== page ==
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September 25, 1987 - Image 69

Resource type:
Text
Publication:
The Detroit Jewish News, 1987-09-25

Disclaimer: Computer generated plain text may have errors. Read more about this.

CHARLES BRONFMAN of
the Seagram fortune launched a,
major foundation this year for
both Jewish and Canadian
. causes. The CRB Foundation (his
initials), based in Montreal,
seeks to promote Israel-Diaspora
relations.

SKOKIE AGAIN was the site of neo-Nazi strife when the

Chicago suburb found that its Holocaust monument was defaced
by spray-painting vandals a day after it was unveiled.

I

E S

-

LES WEXNER announced the
creation of a major Jewish foun-
dation to provide top quality rab-
bis, leaders and Jewish profes-
sionals. Columbus, Ohio is the
home and center of The Limited
clothing empire which Wexner
owns.

HE

JUDGE ROBERT BORK was the subject of intense scrutiny

after President Reagan nominated him to fill Justice Lewis
Powell's seat on the Supreme Court. Some Jewish organizations
are among the liberals seeking to defeat the nomination.

Religious News Service

OLIVER NORTH starred in
the summer's most popular TV
drama, the Iran-contra hearings
in Washington. Whether he was
considered a super-patriot or
threat to democracy, Lt. Col.
North was given high marks for
his performance before his Con-
gressional inquisitors. Wide World Photo

The first attempt to push through the legisla-
tion narrowly missed a majority, prompting
American Jewish leaders to make an emergen-
cy visit to Israel to explain how such laws
would cause a dangerous rift among the Jewish
people, most of whom are not Orthodox. Led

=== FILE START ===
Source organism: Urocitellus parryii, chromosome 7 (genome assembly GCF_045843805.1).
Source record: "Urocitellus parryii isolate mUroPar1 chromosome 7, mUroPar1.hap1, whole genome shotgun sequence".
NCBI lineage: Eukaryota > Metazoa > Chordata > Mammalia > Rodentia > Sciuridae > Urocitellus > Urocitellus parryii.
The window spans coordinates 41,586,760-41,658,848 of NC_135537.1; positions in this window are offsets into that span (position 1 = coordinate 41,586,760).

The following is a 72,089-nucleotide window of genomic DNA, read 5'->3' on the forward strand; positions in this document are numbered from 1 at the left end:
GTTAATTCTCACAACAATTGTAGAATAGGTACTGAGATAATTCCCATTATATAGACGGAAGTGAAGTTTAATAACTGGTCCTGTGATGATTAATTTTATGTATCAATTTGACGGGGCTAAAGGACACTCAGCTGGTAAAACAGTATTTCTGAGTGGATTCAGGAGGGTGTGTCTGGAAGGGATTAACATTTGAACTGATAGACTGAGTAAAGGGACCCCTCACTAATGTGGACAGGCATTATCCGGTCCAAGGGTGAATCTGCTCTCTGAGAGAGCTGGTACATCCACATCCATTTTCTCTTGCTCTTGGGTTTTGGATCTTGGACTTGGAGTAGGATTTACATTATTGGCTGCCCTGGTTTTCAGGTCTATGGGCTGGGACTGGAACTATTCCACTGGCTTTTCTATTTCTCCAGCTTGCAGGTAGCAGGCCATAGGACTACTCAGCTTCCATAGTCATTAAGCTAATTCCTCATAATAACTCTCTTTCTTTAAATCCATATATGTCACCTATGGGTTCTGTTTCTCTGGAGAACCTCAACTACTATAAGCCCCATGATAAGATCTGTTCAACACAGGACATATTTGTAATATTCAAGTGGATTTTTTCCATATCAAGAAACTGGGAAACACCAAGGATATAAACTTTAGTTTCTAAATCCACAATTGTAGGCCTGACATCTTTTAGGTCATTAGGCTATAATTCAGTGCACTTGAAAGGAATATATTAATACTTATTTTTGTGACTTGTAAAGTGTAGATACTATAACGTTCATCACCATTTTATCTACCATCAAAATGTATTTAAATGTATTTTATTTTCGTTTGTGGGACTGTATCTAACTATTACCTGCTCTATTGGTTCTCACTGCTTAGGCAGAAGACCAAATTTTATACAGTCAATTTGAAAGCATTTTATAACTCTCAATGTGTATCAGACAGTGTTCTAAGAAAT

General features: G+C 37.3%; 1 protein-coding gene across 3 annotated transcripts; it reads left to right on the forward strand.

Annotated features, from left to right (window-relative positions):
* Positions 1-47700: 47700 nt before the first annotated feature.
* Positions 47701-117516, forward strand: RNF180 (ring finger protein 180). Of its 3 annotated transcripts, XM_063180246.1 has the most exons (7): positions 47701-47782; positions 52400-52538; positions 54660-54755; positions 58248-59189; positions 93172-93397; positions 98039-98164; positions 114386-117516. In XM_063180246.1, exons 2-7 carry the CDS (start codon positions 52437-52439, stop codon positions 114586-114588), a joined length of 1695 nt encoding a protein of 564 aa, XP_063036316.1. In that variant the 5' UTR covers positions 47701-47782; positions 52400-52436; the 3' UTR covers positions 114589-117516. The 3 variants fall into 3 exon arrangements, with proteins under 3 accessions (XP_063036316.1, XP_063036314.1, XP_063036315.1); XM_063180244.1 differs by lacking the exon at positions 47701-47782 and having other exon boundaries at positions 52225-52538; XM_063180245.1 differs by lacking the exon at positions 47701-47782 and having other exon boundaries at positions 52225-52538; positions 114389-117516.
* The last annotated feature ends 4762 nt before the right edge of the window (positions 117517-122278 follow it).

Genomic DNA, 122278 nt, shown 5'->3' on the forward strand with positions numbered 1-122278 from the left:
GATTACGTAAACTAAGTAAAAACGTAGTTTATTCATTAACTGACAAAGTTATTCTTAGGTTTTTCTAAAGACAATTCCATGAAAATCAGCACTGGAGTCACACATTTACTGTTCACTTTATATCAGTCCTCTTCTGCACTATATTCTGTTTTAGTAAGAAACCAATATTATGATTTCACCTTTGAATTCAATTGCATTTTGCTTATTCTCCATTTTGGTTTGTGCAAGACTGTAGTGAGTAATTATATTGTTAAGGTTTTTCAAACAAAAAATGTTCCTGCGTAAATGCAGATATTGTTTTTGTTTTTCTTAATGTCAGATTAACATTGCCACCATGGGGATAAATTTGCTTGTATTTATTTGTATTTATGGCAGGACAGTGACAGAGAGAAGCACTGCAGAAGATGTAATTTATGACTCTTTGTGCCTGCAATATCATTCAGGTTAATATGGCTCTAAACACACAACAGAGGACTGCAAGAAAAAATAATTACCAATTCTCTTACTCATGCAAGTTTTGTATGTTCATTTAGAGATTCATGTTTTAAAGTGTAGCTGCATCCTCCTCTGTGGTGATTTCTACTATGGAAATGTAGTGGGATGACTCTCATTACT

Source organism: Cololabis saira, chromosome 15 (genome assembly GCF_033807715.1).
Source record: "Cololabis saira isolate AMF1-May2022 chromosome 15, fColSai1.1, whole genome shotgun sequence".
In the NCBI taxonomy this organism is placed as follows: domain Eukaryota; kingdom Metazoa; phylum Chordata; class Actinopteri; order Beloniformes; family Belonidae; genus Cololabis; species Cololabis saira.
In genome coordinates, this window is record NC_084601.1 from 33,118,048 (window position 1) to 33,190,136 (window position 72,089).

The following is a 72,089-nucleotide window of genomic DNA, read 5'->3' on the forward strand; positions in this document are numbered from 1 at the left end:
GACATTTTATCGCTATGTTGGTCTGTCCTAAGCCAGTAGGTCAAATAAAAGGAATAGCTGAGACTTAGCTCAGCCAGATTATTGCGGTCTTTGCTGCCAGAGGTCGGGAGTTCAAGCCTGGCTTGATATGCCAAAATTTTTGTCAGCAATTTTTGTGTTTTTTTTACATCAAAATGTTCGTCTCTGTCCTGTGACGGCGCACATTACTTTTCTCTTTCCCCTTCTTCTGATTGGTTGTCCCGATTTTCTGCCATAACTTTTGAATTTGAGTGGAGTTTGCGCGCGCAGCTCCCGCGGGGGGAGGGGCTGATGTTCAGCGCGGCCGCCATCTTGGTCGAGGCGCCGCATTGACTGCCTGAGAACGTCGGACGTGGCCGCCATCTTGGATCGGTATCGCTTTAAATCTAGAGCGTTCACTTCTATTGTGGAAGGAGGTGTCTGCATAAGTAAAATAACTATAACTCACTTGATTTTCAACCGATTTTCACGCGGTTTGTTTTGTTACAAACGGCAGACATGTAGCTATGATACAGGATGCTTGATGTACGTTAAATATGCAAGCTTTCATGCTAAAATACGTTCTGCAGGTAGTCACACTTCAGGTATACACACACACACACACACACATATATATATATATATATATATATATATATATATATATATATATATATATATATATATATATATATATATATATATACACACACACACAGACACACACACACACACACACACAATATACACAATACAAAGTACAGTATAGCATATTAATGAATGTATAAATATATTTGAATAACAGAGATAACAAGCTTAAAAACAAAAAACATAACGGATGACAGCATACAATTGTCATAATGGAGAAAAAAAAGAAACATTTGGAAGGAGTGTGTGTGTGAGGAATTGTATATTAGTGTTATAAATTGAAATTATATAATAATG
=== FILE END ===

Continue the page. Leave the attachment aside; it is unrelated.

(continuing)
by Shoshana Cardin of Baltimore, president of
the Council of Jewish Federations, the
American Jews urged that the contentious
issue be removed from the political arena and
be addressed by a religious body.
The Who Is A Jew issue (more precisely, Who
Is A Rabbi) was only one of several religious
debates that has plagued Israel of late, the
most recent being the large and angry protests
by the Orthodox over the showing of Friday
night movies in Jerusalem. Numerous
demonstrations have taken place since
secularists circumvented the Friday night pro-
hibition by holding lectures prior to the screen-
ings and calling the evening a cultural event.
More than 10,000 Jews took part in one
demonstration at the Western Wall and there
have been charges that the police have used un-
neccessarily harsh measures to quell the
disturbances.
About the only sentiment on a religious issue
this year that Jews seemed to agree upon was
anger at Pope John Paul II for agreeing to meet
with Austrian President Kurt Waldheim at the
Vatican, despite widespread charges of
Waldheim's Nazi activities and his refusal to
apologize for his actions. Not only did the pope
break an unspoken boycott by world leaders of
the Austrian president but he had only words
of praise for him following their June meeting.
The pope's meeting with Waldheim threat-
ened to derail Catholic-Jewish dialogue and
cancel a planned meeting between the pontiff
and American Jewish leaders in Miami in
September, during John Paul's U.S. visit. The
Jewish leaders insisted on a prior, substantive
meeting with the pope to express their anger
and disappointment over the Waldheim affair,
as well as their concern about several other
issues, including the fact that the Vatican still
does not have formal diplomatic relations with
Israel.
The Vatican consented and, after a good deal
of intra-Jewish squabbling, a nine-man Jewish
delegation was selected and flew to Italy in ear-
ly September to meet with the pope. He did not
defend, or even mention, his meeting with
Waldheim but the Jewish leaders seemed
satisfied with the fact that the leader of the
Catholic Church met with them and announced
a. study on the Holocaust.

The Who is A Jew issue was
only one of several religious
debates that has plagued
Israel of late.

THE DETROIT JEWISH NEWS

65

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